Joan Morey, LLETANIA APÒRIMA [Aporic Litany], 2009. Performance reenactment as part of the exhibition Desiring Machine, Working Machine, Centre d’Art Contemporani de Barcelona –Fabra i Coats (2018). Photo: Noemi Jariod. Courtesy of the artist.

LLETANIA APÒRIMA [APORIC LITANY] (2009)

This dramatized, repetitive oration takes the form of a litany of obedience, anguish, and regret, delivered in Catalan by an inscrutable priest-courtier character wearing a distinctive neck ruff. Conventionally, a litany takes the form of a series of set invocations recited by a priest that alternate with the invariable responses of the congregation. Yet here, the script leaves no room for reply: the voice sounds more like a conflicted interior monologue, in which piety is infused with profanity. The performance includes the full version of a text from GRITOS Y SUSURROS. Converses amb els radicals [CRIES & WHISPERS: Conversations with Radicals], Morey’s 2009 performance series which shares its title with a 1972 film by Ingmar Bergman. This work similarly explores dark metaphors for Christian allegory and remorselessly bleak themes of physical and psychic suffering through visually arresting set pieces and a palette of black, white, and blood red.

Joan Morey, GRITOS Y SUSURROS. Conflicte dramàtic cinquè (amb l’obra d’art), 2009. Performance reenactment as part of the exhibition Desiring Machine, Working Machine, Centre d’Art Contemporani de Barcelona—Fabra i Coats (2018). Photo: Noemi Jariod. Courtesy of the artist.

GRITOS Y SUSURROS. CONFLICTE DRAMÀTIC CINQUÈ (AMB L’OBRA D’ART) [CRIES & WHISPERS: FIFTH DRAMATIC CONFLICT (WITH THE WORK OF ART)] (2009)

This dramatization consists of a part of the concluding performance of the five that comprised GRITOS Y SUSURROS. Converses amb els radicals [CRIES & WHISPERS: Conversations with Radicals], 2009. A female interpreter wears garments of a Catholic religious order and a black leather orthopedic boot with spurs. A hooded serf character directs her reading of a script based on Éperons: Les styles de Nietzsche [Spurs: Nietzsche’s Styles], Jacques Derrida’s 1978 analysis of fellow philosopher Friedrich Nietzsche’s discordant conception of women in his work. The performer’s body is summarily moved into various positions without warning, forcing the register of her voice and her delivery of the words to compensate differently each time. In the final part, the nun character is made captive and shrouded in a black sack.

BAREBACK. FENOMENOLOGÍA DE LA COMUNIÓN [BAREBACK: PHENOMENOLOGY OF COMMUNION] (2010)

Joan Morey, BAREBACK. Fenomenología de la comunión, 2009. Performance reenactment as part of the exhibition Desiring Machine, Working Machine, Centre d’Art Contemporani de Barcelona –Fabra i Coats (2018). Photo: Noemi Jariod. Courtesy of the artist.

In this reading, the speaker—dressed in the clerical attire of a priest— delivers a personal and theoretical address, a form of self-reflective homily or sermon. He is accompanied by an image of a billboard showing an unmade double bed with the hollows left by two heads in the pillows. This image documents artist Félix González-Torres’ Untitled (1991), a public-art project about private loss, and a memorial to the artist’s partner who had recently died of an AIDS-related illness. The sermon comprised a series of digressions around its ostensible topic: the practice of unprotected sex and the homosexual “barebacking” subculture, in which the risk of HIV infection is considered irrelevant or even desirable.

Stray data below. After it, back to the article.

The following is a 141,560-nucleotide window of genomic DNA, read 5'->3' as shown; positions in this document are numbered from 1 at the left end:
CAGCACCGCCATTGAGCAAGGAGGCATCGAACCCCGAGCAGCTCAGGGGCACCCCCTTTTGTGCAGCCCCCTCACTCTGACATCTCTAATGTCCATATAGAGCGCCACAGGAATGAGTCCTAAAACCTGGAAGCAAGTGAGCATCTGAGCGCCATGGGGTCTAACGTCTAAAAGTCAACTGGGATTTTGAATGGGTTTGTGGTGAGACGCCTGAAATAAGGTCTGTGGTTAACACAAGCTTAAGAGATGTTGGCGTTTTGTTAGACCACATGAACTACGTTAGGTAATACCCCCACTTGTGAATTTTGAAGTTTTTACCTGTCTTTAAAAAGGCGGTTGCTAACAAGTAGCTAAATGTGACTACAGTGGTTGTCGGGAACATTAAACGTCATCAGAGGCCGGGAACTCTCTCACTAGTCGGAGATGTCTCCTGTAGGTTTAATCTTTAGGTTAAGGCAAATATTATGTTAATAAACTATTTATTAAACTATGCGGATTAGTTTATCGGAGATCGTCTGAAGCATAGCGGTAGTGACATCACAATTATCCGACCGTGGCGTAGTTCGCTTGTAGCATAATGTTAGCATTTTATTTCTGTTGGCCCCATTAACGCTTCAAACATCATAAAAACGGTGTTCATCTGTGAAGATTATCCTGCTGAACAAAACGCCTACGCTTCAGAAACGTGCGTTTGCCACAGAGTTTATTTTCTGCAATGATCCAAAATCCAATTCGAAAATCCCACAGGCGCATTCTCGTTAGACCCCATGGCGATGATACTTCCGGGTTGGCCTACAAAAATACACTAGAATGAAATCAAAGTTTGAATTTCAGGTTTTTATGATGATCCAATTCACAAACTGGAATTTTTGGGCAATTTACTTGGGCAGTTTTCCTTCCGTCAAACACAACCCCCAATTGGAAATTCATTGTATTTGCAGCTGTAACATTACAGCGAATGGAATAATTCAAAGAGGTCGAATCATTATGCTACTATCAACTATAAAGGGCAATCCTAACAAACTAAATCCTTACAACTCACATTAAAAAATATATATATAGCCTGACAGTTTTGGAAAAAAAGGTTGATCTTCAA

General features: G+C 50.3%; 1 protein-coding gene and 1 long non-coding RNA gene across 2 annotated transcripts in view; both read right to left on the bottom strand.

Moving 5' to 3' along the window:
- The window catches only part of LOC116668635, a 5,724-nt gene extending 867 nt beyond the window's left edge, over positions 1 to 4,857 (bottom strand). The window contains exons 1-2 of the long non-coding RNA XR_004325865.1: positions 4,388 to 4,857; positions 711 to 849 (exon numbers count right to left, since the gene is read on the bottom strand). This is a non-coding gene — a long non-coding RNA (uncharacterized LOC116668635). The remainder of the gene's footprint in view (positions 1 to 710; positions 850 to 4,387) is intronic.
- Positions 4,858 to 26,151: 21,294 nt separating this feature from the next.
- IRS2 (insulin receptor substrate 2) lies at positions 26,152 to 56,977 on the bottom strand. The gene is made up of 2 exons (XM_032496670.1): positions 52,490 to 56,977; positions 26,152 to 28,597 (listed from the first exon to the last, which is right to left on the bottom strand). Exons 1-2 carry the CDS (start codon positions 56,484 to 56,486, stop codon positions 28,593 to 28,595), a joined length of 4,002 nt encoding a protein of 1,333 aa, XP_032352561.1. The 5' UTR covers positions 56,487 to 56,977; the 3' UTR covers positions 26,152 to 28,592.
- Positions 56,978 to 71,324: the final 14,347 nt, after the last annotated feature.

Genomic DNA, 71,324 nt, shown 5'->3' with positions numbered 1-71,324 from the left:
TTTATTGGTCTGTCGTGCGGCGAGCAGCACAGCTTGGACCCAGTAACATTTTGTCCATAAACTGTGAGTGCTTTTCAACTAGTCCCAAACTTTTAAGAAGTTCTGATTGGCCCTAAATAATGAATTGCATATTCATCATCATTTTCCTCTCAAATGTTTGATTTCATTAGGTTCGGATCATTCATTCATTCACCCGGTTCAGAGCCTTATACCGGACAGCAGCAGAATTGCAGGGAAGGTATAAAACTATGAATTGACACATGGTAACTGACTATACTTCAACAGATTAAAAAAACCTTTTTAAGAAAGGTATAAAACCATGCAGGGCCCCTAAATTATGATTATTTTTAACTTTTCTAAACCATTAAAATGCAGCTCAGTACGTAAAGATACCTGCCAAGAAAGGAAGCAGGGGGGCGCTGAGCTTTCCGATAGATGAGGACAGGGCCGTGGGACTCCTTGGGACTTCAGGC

IL LINGUAGGIO DEL CORPO. PRÒLEG [THE LANGUAGE OF THE BODY: PROLOGUE] (2015–2016)

Joan Morey, IL LINGUAGGIO DEL CORPO. Pròleg, 2015–2016. Performance reenactment as part of the exhibition Desiring Machine, Working Machine, Centre d’Art Contemporani de Barcelona—Fabra i Coats (2018). Photo: Noemi Jariod. Courtesy of the artist.

This three-hour long performance was originally presented as a preparatory study for the project IL LINGUAGGIO DEL CORPO [The Language of the Body] (2015), later developed in full by Morey during a residency at the Royal Academy of Spain in Rome. It was a tableau vivant that bridged Greco-Roman sculpture and minimalist dance. A nude male dancer adopted the dynamic, sinuous pose found in classical statuary and described by the term contrapposto [counterpoise]. At the same time, a female choreographer dressed in black stood silently reading a transcription of a radio broadcast entitled The utopian body, given in 1966 by the French philosopher Michel Foucault. At intervals the woman repositions or corrects the posture of the man by referring to images of Roman statues.

TOUR DE FORCE. EL COS UTÒPIC [TOUR DE FORCE: THE UTOPIAN BODY] (2017)

Joan Morey, TOUR DE FORCE. El cos utòpic, 2017. Performance reenactment as part of the exhibition Desiring Machine, Working Machine, Centre d’Art Contemporani de Barcelona—Fabra i Coats (2018). Photo: Noemi Jariod. Courtesy of the artist.

A performer dressed in black leather garments ritualistically reads from a mobile device, listing the dates since 1987 on which new antiretroviral drugs were approved for use in the United States to treat HIV/AIDS. The brand names of each of the medications joins the litany of dates, while the pill trademarks are repeated as though they are figures worthy of veneration: Saint Genvoya, Saint Stribild, Saint Odefsey, and so on. This performance, originally presented as the fifth act of TOUR DE FORCE (2017), was first witnessed by an audience of only six people in the setting of a white limousine driving through Barcelona. The project, as a whole, is comprised by a conceptual history of the HIV/AIDS pandemic—from the fear and stigma surrounding diagnosis and infection in the 1980s and 1990s, to the possibility of its management and control today via pharmaceutical compliance.


II. IL LINGUAGGIO DEL CORPO [THE LANGUAGE OF THE BODY] (2015)

Joan Morey, IL LINGUAGGIO DEL CORPO [THE LANGUAGE OF THE BODY], 2015. Three-act performance at the Royal Academy of Spain in Rome. Photos: Leonardo Aquilino. Courtesy of the artist.